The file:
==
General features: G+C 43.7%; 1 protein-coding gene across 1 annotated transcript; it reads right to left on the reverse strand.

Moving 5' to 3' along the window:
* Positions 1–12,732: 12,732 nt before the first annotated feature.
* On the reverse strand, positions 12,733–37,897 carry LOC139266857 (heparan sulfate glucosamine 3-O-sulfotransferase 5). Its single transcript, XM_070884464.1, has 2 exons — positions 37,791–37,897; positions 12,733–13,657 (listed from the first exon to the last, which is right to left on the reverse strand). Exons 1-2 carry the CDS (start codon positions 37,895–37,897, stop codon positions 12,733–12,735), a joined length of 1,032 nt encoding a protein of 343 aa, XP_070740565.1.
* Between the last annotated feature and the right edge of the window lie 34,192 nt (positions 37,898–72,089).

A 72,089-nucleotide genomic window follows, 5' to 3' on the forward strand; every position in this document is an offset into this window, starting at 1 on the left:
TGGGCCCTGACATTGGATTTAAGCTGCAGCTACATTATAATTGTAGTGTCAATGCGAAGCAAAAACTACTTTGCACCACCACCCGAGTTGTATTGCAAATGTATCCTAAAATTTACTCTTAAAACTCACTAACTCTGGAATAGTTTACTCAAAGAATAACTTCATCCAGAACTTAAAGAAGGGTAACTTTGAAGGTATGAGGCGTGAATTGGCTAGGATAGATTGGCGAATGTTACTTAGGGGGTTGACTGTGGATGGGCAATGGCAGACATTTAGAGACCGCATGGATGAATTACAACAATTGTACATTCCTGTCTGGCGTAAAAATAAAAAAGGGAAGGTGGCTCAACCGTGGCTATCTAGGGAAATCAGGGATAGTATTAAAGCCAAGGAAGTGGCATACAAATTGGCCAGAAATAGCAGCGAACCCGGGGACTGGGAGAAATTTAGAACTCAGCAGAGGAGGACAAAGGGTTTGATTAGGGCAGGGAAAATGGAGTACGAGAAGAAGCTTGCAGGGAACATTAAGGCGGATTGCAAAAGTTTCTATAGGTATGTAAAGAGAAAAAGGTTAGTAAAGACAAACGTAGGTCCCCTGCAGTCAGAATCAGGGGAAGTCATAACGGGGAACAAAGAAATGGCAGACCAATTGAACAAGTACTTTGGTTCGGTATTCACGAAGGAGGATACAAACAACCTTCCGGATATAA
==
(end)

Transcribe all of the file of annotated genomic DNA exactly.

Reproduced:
General features: G+C 43.7%; 1 protein-coding gene across 1 annotated transcript; it reads right to left on the reverse strand.

Moving 5' to 3' along the window:
* Positions 1–12,732: 12,732 nt before the first annotated feature.
* On the reverse strand, positions 12,733–37,897 carry LOC139266857 (heparan sulfate glucosamine 3-O-sulfotransferase 5). Its single transcript, XM_070884464.1, has 2 exons — positions 37,791–37,897; positions 12,733–13,657 (listed from the first exon to the last, which is right to left on the reverse strand). Exons 1-2 carry the CDS (start codon positions 37,895–37,897, stop codon positions 12,733–12,735), a joined length of 1,032 nt encoding a protein of 343 aa, XP_070740565.1.
* Between the last annotated feature and the right edge of the window lie 34,192 nt (positions 37,898–72,089).

A 72,089-nucleotide genomic window follows, 5' to 3' on the forward strand; every position in this document is an offset into this window, starting at 1 on the left:
TGGGCCCTGACATTGGATTTAAGCTGCAGCTACATTATAATTGTAGTGTCAATGCGAAGCAAAAACTACTTTGCACCACCACCCGAGTTGTATTGCAAATGTATCCTAAAATTTACTCTTAAAACTCACTAACTCTGGAATAGTTTACTCAAAGAATAACTTCATCCAGAACTTAAAGAAGGGTAACTTTGAAGGTATGAGGCGTGAATTGGCTAGGATAGATTGGCGAATGTTACTTAGGGGGTTGACTGTGGATGGGCAATGGCAGACATTTAGAGACCGCATGGATGAATTACAACAATTGTACATTCCTGTCTGGCGTAAAAATAAAAAAGGGAAGGTGGCTCAACCGTGGCTATCTAGGGAAATCAGGGATAGTATTAAAGCCAAGGAAGTGGCATACAAATTGGCCAGAAATAGCAGCGAACCCGGGGACTGGGAGAAATTTAGAACTCAGCAGAGGAGGACAAAGGGTTTGATTAGGGCAGGGAAAATGGAGTACGAGAAGAAGCTTGCAGGGAACATTAAGGCGGATTGCAAAAGTTTCTATAGGTATGTAAAGAGAAAAAGGTTAGTAAAGACAAACGTAGGTCCCCTGCAGTCAGAATCAGGGGAAGTCATAACGGGGAACAAAGAAATGGCAGACCAATTGAACAAGTACTTTGGTTCGGTATTCACGAAGGAGGATACAAACAACCTTCCGGATATAA